CAIRO: Attorney General Hisham Barakat‘s office has issued a statement about the seven- to 10-year prison sentences handed down Monday to three Al Jazeera English reporters in which it rejected interference in the State’s internal affairs, said a statement by the Ministry of Foreign Affairs.
The three reporters were arrested in December 2013 and were charged with reporting false news and aiding a terrorist group. Peter Greste and Mohamed Fahmy were sentenced to seven years, while three additional years were handed to Baher Mohamed over charges of possession of ammunition.
A number of Egyptian ambassadors abroad were summoned to comment on the verdict against the foreign defendants in what has been called “The Marriott Cell” case because Greste and Fahmy were working out of the Cairo Marriott at the time of their arrest. In response, Barakat released the statement which he said was meant to “avoid any inaccuracies or false conclusions that could undermine the independence of the judiciary,” according to a statement by the Ministry of Foreign Affairs.
“The Egyptian judiciary enjoys full independence, and the new constitution provides safeguards to ensure media freedom and to guarantee due process in judicial proceedings,” said the statement.
It further added that the defendants “still have the right to appeal the verdict before the relevant court” as they are tried before normal courts and judges according to the Egyptian Penal Code.
Among the 20 defendants, there are three more foreigners: Britons Dominic Kane and Sue Turton, and the Dutch Rena Netjes, who are being tried in absentia along with eight other Egyptians.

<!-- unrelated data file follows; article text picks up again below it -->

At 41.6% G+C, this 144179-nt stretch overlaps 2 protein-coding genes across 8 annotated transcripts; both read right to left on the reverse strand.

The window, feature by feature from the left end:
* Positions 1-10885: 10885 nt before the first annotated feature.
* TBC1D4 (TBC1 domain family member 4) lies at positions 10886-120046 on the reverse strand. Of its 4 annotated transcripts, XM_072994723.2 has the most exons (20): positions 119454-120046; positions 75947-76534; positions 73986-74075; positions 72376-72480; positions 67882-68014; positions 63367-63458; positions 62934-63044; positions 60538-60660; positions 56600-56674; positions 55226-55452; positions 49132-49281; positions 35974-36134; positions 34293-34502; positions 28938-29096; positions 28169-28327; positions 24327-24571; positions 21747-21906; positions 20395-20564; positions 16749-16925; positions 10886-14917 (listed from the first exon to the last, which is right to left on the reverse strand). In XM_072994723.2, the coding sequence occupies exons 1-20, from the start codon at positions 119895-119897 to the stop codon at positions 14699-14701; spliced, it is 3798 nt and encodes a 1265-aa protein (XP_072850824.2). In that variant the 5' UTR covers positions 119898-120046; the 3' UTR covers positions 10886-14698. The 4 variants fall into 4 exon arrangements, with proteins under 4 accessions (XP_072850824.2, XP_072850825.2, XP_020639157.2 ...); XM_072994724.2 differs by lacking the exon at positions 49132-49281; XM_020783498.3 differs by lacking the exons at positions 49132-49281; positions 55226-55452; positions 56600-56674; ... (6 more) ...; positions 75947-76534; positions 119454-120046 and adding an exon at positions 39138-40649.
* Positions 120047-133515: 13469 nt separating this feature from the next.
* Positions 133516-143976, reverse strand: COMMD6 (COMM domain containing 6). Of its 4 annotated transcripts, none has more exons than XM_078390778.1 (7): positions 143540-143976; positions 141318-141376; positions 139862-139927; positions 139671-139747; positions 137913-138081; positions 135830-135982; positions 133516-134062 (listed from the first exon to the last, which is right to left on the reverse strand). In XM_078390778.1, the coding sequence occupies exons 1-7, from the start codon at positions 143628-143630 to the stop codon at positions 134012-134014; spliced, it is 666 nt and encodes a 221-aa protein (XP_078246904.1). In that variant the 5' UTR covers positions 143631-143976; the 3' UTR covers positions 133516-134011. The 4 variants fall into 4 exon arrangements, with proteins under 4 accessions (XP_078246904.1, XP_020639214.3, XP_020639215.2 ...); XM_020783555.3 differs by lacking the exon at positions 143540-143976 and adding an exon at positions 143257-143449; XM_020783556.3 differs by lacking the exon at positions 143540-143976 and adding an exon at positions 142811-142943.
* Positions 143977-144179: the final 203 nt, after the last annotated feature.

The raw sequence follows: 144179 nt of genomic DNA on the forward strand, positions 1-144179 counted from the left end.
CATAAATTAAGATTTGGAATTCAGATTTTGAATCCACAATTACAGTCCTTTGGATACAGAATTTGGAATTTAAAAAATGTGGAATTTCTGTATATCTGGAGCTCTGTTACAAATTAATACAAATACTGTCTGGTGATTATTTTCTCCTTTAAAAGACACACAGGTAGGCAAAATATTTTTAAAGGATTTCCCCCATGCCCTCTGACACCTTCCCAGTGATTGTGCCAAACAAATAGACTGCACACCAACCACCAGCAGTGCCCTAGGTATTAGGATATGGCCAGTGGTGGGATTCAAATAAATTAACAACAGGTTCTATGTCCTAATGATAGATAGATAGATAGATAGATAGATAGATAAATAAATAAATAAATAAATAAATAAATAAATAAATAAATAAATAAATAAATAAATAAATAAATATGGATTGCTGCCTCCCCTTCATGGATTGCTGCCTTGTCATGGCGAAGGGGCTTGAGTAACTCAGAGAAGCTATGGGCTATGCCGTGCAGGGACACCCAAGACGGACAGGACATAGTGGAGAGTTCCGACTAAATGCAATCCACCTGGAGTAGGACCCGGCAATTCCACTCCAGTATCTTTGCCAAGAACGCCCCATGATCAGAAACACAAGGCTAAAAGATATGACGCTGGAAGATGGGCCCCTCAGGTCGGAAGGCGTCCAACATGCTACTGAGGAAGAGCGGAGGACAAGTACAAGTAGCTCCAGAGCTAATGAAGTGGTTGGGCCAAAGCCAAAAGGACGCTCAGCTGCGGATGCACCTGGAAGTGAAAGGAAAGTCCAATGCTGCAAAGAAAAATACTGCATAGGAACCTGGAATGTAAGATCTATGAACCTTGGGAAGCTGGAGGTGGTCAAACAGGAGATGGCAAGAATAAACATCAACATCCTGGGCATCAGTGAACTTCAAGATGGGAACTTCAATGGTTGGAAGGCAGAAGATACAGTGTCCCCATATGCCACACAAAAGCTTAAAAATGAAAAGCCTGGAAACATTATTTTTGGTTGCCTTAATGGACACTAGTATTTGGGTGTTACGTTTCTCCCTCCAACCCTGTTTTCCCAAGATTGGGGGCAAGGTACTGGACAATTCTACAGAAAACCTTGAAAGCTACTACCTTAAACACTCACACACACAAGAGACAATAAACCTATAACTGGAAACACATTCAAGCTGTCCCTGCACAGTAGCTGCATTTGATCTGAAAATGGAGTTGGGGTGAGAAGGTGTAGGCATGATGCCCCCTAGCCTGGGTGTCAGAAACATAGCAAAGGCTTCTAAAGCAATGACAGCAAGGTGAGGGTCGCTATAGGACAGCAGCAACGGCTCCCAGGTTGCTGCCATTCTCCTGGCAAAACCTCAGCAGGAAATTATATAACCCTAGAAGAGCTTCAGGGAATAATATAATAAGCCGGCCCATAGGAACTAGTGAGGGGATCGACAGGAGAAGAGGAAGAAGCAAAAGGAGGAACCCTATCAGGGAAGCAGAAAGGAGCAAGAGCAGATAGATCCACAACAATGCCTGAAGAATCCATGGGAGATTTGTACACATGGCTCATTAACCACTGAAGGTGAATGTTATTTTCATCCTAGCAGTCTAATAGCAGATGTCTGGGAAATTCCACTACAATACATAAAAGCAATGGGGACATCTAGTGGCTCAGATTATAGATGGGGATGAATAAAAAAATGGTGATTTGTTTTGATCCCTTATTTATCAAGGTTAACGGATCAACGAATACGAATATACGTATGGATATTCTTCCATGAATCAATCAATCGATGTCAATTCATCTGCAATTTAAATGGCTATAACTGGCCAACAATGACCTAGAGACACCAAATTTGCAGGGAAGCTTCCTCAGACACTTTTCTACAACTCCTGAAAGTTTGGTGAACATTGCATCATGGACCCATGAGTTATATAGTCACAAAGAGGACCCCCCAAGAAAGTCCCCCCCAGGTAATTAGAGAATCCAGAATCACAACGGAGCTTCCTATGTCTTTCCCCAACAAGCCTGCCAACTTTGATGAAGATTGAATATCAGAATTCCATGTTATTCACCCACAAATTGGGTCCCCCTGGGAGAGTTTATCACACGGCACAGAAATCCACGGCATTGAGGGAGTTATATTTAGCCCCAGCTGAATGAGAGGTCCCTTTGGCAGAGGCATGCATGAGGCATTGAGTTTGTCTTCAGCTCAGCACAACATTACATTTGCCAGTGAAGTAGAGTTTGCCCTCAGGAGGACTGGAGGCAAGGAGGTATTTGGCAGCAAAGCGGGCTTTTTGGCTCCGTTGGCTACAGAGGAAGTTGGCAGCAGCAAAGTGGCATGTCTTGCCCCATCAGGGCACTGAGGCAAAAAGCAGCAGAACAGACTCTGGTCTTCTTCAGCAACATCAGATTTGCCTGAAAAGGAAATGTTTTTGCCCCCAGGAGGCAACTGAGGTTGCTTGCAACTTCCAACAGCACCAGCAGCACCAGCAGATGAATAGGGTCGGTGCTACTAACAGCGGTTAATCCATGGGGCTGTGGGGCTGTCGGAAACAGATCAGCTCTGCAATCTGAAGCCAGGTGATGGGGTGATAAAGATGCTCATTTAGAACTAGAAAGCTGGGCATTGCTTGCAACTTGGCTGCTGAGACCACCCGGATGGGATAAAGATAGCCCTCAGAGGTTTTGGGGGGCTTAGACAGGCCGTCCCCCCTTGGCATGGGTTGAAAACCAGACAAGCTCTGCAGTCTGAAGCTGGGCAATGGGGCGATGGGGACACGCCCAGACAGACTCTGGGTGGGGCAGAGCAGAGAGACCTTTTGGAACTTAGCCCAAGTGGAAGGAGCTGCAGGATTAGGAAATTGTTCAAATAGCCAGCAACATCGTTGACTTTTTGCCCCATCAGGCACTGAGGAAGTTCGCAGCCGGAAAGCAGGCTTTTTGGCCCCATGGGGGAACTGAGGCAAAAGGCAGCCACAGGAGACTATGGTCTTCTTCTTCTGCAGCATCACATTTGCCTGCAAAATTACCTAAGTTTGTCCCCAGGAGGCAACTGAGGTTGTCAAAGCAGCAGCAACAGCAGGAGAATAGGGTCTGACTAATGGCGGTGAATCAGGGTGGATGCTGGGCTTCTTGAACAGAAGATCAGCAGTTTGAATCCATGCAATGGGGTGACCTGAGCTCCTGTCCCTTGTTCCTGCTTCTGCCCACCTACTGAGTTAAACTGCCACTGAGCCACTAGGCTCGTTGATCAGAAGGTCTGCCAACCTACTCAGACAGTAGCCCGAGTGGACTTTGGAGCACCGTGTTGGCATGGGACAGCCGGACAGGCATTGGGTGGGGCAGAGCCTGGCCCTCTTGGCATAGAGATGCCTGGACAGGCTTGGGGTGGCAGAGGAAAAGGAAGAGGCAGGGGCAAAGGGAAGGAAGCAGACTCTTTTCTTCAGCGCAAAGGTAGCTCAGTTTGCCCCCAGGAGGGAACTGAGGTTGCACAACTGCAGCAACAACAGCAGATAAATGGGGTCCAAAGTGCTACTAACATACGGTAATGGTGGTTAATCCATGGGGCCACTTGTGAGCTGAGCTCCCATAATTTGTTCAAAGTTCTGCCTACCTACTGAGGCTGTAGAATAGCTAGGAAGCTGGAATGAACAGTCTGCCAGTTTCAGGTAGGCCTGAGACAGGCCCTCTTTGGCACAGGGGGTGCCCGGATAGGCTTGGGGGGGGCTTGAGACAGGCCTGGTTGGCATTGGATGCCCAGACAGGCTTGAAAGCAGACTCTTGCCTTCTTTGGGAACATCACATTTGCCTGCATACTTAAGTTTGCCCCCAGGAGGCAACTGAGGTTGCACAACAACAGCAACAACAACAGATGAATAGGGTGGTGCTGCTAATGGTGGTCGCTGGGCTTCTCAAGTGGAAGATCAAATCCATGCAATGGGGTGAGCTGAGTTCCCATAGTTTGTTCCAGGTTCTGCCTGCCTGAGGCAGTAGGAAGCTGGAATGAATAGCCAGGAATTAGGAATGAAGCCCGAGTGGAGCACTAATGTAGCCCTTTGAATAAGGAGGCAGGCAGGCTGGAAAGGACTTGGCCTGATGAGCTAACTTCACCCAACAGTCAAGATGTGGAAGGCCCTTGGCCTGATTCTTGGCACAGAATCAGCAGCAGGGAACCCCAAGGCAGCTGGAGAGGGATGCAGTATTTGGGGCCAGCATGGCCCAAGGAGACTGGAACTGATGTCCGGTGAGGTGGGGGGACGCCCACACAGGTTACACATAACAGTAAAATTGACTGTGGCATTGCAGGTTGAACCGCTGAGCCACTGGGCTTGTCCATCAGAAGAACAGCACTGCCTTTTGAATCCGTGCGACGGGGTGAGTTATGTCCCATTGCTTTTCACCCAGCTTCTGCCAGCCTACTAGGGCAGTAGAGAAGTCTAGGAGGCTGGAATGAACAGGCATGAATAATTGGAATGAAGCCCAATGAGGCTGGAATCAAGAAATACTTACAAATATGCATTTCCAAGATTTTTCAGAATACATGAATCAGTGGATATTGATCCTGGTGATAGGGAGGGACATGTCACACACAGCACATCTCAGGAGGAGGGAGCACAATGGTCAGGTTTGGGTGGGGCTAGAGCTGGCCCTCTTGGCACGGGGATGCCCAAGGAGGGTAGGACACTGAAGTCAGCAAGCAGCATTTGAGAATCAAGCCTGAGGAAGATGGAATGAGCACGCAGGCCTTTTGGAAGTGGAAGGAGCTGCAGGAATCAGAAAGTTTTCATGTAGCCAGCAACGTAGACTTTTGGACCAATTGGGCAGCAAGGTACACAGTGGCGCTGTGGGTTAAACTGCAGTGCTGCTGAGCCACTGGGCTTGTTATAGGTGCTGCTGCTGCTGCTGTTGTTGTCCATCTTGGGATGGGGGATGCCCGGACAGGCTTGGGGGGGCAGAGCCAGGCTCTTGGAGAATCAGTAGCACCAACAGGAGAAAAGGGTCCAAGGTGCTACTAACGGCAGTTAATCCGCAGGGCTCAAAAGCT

Netjes flew out of Egypt last February after she was accused of being part of a terror cell and a member of the “Marriott Cell” AFP reported.
In a statement, Netjes said she was linked to the group because she had “an appointment to interview one of Al Jazeera’s journalists because he is a Sinai specialist,” and her passport was copied at the hotel, “so it was easy to make a link.”
Human rights organizations and press groups have widely condemned the verdict and other perceived clampdowns on press freedom since June 30.
The Committee to Protect Journalists (CPJ) issued a statement Monday to condemn the court ruling and described the convictions as “shocking, and an extremely disturbing sign for the future of the Egyptian press.”
The CPJ statement also demanded Egyptian authorities immediately release the journalists.
In related news, Al Jazeera reporter Abdullah Elshamy was arrested on Aug. 14, 2013 and started a hunger strike on Jan. 21 to protest his renewed detention without evidence of charges against him. He has since been released pending his trial.
Shamy was reported to have lost a third of his body weight and his health deteriorated after more than 120 days on hunger strike.